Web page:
"An attorney who initiates a civil proceeding on behalf of his client or one who takes any steps in the proceeding is not liable if he has probable cause for his action (see §675); and even if he has no probable cause and is convinced that his client's claim is unfounded, he is still not liable if he acts primarily for the purpose of aiding his client in obtaining a proper adjudication of his claim. (See § 676). An attorney is not required or expected to prejudge his client's claim, and although he is fully aware that its chances of success are comparatively slight, it is his responsibility to present it to the court for adjudication if his client so insists after he has explained to the client the nature of the chances.
If, however, the attorney acts without probable cause for belief in the possibility that the claim will succeed, and for an improper purpose, as, for example, to put pressure upon the person proceeded against in order to compel payment of another claim of his own or solely to harass the person proceeded against by bringing a claim known to be invalid, he is subject to the same liability as any other person."
See: Shaffer v. Stewart, [326 Pa.Super. 125, ] 140-141 [(1984)], 473 A.2d [1017, ] 1020 [(Pa.Super. 1984)].
Lawyers can safely act upon facts stated by their clients. They do not incur liability to third persons for filing civil proceedings when the evidence of those facts is later found not credible by the court or jury whose duty it is to try the case. Any other rule would impair the quality of the representation which a client is entitled to receive from his lawyer.
Meiksin v. Howard Hanna Co., 590 A.2d 1303, 1305, 1307 (Pa.Super. 1991); see also Morris v. DiPaolo, 930 A.2d 500, 505 (Pa.Super. 2007) ("[A]s long as an attorney believes that there is a slight chance that his client's claim will be successful, it is not the attorney's duty to prejudge the case.").
The record before us does not reflect that Firkser wrongly used civil proceedings as delineated by the Dragonetti Act. See 42 Pa.C.S. § 8351(a)(1)-(2). Significantly, neither does the record reflect that Appellant met her statutory burden of proving that Firkser lacked probable cause, or acted with gross negligence in representing the Feinmans in the underlying action. See 42 Pa.C.S. § 8354(3); Meiksin, supra at 1305, citing 52 Am.Jur.2d. Malicious Prosecution § 50 (1970) ("If probable cause is shown to have existed, an absolute defense is established against an action for malicious prosecution, even when express malice is proved."); Keystone Freight Corp. v. Stricker, 31 A.3d 967, 973 (Pa.Super. 2011) (internal citation omitted) ("Gross negligence is defined as the want of even scant care and the failure to exercise even that care which a careless person would use.").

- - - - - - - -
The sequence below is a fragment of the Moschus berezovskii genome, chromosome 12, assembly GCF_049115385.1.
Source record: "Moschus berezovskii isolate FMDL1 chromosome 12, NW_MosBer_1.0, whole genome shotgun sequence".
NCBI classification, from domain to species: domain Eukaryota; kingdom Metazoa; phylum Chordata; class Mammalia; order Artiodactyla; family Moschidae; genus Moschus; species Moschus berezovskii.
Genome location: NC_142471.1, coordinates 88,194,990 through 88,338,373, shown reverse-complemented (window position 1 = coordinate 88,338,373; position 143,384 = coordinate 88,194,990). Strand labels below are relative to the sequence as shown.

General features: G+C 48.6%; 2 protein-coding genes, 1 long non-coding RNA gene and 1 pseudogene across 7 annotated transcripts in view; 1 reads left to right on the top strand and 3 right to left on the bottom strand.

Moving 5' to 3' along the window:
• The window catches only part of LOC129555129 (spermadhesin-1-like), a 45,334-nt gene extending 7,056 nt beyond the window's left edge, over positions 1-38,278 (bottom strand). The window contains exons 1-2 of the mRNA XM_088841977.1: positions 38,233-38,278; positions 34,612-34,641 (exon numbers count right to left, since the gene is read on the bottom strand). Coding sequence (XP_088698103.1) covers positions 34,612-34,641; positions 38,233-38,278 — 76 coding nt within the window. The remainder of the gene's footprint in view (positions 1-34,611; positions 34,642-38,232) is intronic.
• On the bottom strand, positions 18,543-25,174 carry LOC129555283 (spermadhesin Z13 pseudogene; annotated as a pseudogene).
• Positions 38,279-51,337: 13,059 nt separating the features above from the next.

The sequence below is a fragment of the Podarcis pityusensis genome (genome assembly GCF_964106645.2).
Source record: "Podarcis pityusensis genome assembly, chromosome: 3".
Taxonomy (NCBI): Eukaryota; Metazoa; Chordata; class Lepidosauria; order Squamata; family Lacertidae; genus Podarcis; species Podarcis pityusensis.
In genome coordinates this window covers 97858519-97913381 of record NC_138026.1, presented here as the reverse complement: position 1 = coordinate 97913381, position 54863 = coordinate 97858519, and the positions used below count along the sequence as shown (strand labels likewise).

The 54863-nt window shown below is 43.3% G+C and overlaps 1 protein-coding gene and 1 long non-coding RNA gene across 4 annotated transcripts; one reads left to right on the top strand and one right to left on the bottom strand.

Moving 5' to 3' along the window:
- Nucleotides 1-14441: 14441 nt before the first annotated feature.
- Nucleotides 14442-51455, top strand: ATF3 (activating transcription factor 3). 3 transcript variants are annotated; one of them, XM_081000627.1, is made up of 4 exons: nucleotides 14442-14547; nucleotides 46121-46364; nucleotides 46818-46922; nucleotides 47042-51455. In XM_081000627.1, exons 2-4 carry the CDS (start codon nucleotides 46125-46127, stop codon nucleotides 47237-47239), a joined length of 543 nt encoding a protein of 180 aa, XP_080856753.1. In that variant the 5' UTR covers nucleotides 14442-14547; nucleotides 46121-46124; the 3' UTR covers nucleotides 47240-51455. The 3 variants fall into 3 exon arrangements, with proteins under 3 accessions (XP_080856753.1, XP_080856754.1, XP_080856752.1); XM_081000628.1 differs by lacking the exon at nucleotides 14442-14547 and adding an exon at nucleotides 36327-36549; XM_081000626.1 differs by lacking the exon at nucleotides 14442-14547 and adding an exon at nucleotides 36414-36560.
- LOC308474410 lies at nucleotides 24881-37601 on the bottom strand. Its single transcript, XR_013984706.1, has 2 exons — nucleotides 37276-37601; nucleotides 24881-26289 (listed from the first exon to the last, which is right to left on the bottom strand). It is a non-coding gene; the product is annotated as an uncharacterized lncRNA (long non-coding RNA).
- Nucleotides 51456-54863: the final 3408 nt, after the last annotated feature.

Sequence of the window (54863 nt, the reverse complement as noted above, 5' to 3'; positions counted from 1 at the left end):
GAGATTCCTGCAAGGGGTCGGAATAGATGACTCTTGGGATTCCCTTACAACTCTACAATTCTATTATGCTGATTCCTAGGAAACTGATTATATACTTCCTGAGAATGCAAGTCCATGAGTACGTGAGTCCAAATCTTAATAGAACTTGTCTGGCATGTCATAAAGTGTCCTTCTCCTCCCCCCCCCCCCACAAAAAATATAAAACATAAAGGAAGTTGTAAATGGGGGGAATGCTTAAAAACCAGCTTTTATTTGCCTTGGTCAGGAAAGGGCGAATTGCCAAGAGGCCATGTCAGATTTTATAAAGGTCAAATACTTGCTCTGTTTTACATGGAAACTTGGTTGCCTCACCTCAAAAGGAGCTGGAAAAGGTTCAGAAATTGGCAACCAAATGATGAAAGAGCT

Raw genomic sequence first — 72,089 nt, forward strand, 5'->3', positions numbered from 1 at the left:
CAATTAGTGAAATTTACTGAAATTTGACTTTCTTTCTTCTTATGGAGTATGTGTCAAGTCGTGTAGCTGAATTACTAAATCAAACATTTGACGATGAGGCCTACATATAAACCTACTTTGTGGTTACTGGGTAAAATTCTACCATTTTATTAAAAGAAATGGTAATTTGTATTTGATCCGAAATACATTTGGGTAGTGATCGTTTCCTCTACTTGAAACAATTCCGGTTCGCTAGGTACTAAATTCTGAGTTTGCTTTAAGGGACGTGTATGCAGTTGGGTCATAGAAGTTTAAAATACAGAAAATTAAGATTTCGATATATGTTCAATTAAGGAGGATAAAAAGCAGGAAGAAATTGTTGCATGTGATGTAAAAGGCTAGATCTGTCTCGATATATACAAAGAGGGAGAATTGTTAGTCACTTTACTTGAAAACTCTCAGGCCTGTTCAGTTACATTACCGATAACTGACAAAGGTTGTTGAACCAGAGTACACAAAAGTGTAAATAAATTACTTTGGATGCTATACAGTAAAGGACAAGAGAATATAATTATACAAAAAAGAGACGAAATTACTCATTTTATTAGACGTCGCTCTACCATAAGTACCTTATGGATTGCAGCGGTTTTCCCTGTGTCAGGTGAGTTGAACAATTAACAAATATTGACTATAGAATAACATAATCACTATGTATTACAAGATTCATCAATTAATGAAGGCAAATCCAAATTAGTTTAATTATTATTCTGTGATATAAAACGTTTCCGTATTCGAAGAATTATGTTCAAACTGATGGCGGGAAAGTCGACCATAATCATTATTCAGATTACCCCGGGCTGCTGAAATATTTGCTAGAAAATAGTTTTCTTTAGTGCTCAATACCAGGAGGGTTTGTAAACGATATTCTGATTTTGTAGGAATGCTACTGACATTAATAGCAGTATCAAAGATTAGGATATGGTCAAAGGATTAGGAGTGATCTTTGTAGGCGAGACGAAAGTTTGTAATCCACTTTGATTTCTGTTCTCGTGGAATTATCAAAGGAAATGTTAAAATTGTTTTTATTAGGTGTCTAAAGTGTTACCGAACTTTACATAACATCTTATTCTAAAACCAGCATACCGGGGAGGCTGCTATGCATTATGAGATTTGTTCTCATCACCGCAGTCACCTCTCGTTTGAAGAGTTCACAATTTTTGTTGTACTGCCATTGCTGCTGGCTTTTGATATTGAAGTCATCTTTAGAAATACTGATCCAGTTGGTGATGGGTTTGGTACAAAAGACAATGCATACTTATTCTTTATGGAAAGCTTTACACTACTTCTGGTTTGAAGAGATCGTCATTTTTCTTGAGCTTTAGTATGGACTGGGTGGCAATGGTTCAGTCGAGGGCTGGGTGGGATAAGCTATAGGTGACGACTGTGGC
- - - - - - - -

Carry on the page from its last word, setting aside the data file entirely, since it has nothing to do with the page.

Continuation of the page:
Likewise, the record belies Appellant's contention that there was evidence relative to the underlying action being pursued for an improper purpose. There was no evidence of "any personal animus" by Firkser against Appellant, or that Firkser acted "to put pressure upon the person proceeded against in order to compel payment of another claim of his own or solely to harass the person proceeded against by bringing a claim known to be invalid." See Keystone, supra, at 973; see also Meiksin, supra, at 1305. While Appellant alleges that Firkser's fee was for a 50% contingency -- certainly above the average one-third typically charged in contingency fee cases -- the record is devoid, as Appellant concedes, of any engagement letter memorializing such agreement. See Appellant's Brief at 12. Nonetheless, we are not persuaded that such arrangement precludes the entry of summary relief in Firkser's favor, particularly where Firkser's client, Mr. Feinman, was himself a licensed attorney.
In sum, the record does not reflect that Firkser pursued the underlying action against Appellant without probable cause, or with gross negligence, or for an improper purpose. We therefore affirm the trial court's grant of summary relief in favor of Firkser.